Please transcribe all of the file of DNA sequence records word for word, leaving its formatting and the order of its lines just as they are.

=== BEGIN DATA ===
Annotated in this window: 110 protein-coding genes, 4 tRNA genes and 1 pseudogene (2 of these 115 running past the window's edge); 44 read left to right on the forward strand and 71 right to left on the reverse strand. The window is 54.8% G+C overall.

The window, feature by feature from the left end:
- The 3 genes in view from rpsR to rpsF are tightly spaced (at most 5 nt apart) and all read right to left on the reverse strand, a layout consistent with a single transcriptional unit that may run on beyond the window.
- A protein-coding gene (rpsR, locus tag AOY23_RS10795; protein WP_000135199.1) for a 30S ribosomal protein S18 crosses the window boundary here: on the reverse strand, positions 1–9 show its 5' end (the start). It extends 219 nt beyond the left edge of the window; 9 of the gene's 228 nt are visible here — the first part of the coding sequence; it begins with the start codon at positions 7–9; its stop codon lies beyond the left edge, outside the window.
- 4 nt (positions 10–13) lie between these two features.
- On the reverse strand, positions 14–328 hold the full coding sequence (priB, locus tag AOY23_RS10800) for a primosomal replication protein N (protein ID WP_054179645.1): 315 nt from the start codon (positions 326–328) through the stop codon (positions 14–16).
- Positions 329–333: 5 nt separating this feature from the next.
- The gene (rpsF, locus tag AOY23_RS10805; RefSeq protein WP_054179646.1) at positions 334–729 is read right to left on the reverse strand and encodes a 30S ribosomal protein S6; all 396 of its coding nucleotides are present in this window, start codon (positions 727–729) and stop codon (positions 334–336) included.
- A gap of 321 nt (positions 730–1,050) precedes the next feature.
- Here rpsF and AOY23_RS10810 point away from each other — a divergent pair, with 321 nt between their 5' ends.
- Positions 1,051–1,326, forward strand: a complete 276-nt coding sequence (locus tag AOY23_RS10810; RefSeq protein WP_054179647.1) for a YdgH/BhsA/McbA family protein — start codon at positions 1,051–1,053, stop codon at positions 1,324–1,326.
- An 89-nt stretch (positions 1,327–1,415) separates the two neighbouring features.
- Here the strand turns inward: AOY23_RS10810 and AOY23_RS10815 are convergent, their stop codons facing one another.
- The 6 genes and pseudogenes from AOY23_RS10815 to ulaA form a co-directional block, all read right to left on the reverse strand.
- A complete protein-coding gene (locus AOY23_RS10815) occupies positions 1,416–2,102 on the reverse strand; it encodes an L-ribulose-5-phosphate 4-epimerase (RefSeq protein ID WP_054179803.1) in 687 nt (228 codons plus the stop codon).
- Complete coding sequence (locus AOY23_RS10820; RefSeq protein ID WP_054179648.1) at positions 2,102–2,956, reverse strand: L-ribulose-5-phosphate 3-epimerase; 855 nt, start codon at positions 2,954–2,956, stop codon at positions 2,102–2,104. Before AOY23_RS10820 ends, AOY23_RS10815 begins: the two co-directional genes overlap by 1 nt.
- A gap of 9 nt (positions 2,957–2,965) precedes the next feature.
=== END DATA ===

Annotated in this window: 110 protein-coding genes, 4 tRNA genes and 1 pseudogene (2 of these 115 running past the window's edge); 44 read left to right on the forward strand and 71 right to left on the reverse strand. The window is 54.8% G+C overall.

The window, feature by feature from the left end:
- The 3 genes in view from rpsR to rpsF are tightly spaced (at most 5 nt apart) and all read right to left on the reverse strand, a layout consistent with a single transcriptional unit that may run on beyond the window.
- A protein-coding gene (rpsR, locus tag AOY23_RS10795; protein WP_000135199.1) for a 30S ribosomal protein S18 crosses the window boundary here: on the reverse strand, positions 1–9 show its 5' end (the start). It extends 219 nt beyond the left edge of the window; 9 of the gene's 228 nt are visible here — the first part of the coding sequence; it begins with the start codon at positions 7–9; its stop codon lies beyond the left edge, outside the window.
- 4 nt (positions 10–13) lie between these two features.
- On the reverse strand, positions 14–328 hold the full coding sequence (priB, locus tag AOY23_RS10800) for a primosomal replication protein N (protein ID WP_054179645.1): 315 nt from the start codon (positions 326–328) through the stop codon (positions 14–16).
- Positions 329–333: 5 nt separating this feature from the next.
- The gene (rpsF, locus tag AOY23_RS10805; RefSeq protein WP_054179646.1) at positions 334–729 is read right to left on the reverse strand and encodes a 30S ribosomal protein S6; all 396 of its coding nucleotides are present in this window, start codon (positions 727–729) and stop codon (positions 334–336) included.
- A gap of 321 nt (positions 730–1,050) precedes the next feature.
- Here rpsF and AOY23_RS10810 point away from each other — a divergent pair, with 321 nt between their 5' ends.
- Positions 1,051–1,326, forward strand: a complete 276-nt coding sequence (locus tag AOY23_RS10810; RefSeq protein WP_054179647.1) for a YdgH/BhsA/McbA family protein — start codon at positions 1,051–1,053, stop codon at positions 1,324–1,326.
- An 89-nt stretch (positions 1,327–1,415) separates the two neighbouring features.
- Here the strand turns inward: AOY23_RS10810 and AOY23_RS10815 are convergent, their stop codons facing one another.
- The 6 genes and pseudogenes from AOY23_RS10815 to ulaA form a co-directional block, all read right to left on the reverse strand.
- A complete protein-coding gene (locus AOY23_RS10815) occupies positions 1,416–2,102 on the reverse strand; it encodes an L-ribulose-5-phosphate 4-epimerase (RefSeq protein ID WP_054179803.1) in 687 nt (228 codons plus the stop codon).
- Complete coding sequence (locus AOY23_RS10820; RefSeq protein ID WP_054179648.1) at positions 2,102–2,956, reverse strand: L-ribulose-5-phosphate 3-epimerase; 855 nt, start codon at positions 2,954–2,956, stop codon at positions 2,102–2,104. Before AOY23_RS10820 ends, AOY23_RS10815 begins: the two co-directional genes overlap by 1 nt.
- A gap of 9 nt (positions 2,957–2,965) precedes the next feature.